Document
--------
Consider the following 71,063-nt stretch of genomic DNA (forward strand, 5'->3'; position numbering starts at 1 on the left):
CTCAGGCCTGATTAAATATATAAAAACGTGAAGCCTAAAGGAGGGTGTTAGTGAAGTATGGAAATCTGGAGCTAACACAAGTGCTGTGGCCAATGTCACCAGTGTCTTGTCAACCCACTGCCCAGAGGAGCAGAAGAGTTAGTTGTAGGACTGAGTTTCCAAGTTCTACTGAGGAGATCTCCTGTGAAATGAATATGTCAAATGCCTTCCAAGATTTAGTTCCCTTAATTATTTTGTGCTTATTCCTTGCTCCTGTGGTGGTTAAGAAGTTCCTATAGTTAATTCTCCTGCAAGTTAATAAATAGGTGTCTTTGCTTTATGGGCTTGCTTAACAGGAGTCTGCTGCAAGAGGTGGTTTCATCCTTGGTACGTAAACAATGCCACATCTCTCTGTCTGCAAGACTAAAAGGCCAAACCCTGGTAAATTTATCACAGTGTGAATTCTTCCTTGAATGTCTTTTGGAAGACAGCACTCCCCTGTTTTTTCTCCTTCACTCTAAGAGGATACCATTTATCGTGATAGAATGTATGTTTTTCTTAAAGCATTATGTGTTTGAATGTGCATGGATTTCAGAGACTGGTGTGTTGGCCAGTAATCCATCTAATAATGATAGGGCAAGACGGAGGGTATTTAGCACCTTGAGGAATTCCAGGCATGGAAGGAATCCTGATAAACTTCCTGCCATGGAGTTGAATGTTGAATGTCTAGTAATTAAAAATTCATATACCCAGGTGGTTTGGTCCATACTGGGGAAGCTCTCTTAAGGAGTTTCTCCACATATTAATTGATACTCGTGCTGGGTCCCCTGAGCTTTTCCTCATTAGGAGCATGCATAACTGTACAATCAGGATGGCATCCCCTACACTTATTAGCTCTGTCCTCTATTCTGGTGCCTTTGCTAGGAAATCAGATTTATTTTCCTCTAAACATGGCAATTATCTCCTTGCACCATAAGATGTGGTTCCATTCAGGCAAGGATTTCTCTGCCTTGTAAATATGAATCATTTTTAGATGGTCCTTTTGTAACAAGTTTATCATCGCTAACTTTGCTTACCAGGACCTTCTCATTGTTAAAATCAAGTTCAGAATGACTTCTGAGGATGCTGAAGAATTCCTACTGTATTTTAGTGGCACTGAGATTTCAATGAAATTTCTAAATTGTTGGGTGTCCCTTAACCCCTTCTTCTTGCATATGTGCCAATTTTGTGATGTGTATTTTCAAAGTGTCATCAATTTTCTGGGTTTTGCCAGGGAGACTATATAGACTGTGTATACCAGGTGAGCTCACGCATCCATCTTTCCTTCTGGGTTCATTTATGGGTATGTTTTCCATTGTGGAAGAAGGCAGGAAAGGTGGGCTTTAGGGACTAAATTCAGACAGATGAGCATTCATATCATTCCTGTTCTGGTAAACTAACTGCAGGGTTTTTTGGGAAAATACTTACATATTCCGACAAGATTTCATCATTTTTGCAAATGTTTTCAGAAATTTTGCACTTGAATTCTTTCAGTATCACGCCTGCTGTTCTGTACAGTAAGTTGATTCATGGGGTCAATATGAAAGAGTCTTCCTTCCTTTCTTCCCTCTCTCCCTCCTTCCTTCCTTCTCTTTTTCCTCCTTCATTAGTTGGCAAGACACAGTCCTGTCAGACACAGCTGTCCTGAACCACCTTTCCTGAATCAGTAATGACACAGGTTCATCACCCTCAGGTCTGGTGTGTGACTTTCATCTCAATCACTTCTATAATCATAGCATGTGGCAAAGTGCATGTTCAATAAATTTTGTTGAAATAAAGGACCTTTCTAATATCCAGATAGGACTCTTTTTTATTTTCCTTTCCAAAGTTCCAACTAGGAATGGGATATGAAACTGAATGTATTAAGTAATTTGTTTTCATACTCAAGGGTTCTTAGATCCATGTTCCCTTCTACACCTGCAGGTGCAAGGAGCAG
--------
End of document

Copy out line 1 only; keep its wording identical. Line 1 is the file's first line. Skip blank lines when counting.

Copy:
Consider the following 71,063-nt stretch of genomic DNA (forward strand, 5'->3'; position numbering starts at 1 on the left):